Something incredible happened on Sunday.

11 Aug

Ladies and gentlemen, Chaucer lives.

“Byfel that, in that sesoun on a day
In Southwark at the Tabard as I lay,
Redy to wender on my pilgrimage
To Caunterbury with ful devout corage.”

—Geoffrey Chaucer, General Prologue, The Canterbury Tales

In the above passage, Geoffrey the narrator describes his state of readiness before a pilgrimage to Canterbury with a “full devoted heart:” he is lying in the Tabard Inn, a Southwark lodging.

Why does this matter?

On Sunday, I paid a morning visit to DC’s Soho Café, a wonderful place near Dupont Circle. I was expecting coffee and newspapers. What I got was a gloriously unsolicited reference to the greatest English author of all time. As I finished ordering my drink, an unassuming man stands behind me on line. I almost doubled over when I saw his T-shirt said “Tabard Inn.” Could it be? Is there someone nerdier than me regarding Chaucer love? Someone who would wear a T-shirt proclaiming it to the world?

I needed to know, and my curiosity trumped etiquette. So I asked if his shirt was in reference to the Canterbury Tales. Sadly, it was not, but he did know what I was talking about. I still can’t decide whether the answer was better or worse, but the Tabard Inn exists! Well, sort of.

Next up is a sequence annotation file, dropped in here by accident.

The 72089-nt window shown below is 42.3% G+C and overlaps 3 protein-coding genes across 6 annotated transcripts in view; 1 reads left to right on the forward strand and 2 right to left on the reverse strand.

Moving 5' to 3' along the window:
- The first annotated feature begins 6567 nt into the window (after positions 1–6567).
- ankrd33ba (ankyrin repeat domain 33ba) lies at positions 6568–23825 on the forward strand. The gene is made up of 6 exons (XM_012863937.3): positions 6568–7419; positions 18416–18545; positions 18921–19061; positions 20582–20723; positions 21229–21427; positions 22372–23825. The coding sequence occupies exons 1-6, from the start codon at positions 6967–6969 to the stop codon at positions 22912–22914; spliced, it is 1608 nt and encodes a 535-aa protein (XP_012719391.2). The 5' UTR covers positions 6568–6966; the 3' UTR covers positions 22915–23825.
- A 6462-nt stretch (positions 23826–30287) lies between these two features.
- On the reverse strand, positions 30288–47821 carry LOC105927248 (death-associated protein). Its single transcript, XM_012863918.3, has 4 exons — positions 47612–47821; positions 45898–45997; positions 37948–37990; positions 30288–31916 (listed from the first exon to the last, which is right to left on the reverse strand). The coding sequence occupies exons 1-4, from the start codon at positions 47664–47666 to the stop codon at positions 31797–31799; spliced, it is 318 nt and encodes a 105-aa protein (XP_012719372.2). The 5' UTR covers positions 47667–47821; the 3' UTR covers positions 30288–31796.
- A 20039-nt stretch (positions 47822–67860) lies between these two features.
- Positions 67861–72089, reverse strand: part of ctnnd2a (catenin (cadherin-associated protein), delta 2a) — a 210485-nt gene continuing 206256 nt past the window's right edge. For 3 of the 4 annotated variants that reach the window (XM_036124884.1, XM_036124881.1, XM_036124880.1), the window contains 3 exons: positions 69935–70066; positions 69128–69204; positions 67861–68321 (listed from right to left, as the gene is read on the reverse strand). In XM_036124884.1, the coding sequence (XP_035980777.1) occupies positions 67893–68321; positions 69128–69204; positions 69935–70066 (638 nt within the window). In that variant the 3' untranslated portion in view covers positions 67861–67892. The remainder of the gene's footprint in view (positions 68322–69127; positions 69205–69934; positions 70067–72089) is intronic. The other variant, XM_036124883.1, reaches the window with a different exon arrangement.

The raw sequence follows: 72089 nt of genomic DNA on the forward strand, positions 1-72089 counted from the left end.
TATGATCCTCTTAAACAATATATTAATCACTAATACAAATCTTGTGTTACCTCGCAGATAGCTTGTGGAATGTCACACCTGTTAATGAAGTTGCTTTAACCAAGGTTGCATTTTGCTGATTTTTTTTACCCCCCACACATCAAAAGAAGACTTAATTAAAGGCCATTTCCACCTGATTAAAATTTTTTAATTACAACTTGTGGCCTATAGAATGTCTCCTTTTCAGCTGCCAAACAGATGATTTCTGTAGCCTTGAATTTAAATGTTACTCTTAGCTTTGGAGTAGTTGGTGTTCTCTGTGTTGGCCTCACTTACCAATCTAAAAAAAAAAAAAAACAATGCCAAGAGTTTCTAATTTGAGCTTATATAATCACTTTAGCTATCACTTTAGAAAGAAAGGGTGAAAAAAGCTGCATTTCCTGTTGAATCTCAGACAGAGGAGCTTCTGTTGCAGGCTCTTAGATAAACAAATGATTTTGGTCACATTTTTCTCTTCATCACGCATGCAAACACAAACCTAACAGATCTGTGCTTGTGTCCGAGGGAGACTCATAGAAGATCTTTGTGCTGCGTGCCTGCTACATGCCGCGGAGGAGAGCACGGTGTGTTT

You see, this hotel touts itself as the oldest continually running lodging in the capital. It was originally named after Chaucer’s inn. The site says:

Initially designed as 3 private residences between 1887 and 1907, the Tabard Inn originated in the single building at 1739 N Street in 1917 expanding in 1920 to include 1741 and 1737 N Street forming the Tabard Inn as it is known today. Over the years the Inn, named after the famous hostelry of Chaucer’s Canterbury Tales, has served as a guesthouse as well as a dormitory for the women’s division of the US Navy during W.W. II.

Anyway, sensing my enthusiasm, the kind man gave me a souvenir. He also gave me directions. It wasn’t too far from where I was headed, so how could I miss it? This is what he gave me, and what I saw:

The hotel is lovely inside, but I’m not sure it’s completely Chaucerian. Nonetheless, I am determined to stay there at one point. Each room is different (although some share baths). I also really want that T-shirt.

But here’s the kicker. The Topaz Hotel is right next door to the Tabard! How crazy is that! Chaucer is doing the jig in his grave. Because his inn is next door to the Topaz Hotel. And in the Canterbury Tales, his character, Geoffrey, tells the tale of Sir Topas.

I nearly fainted.

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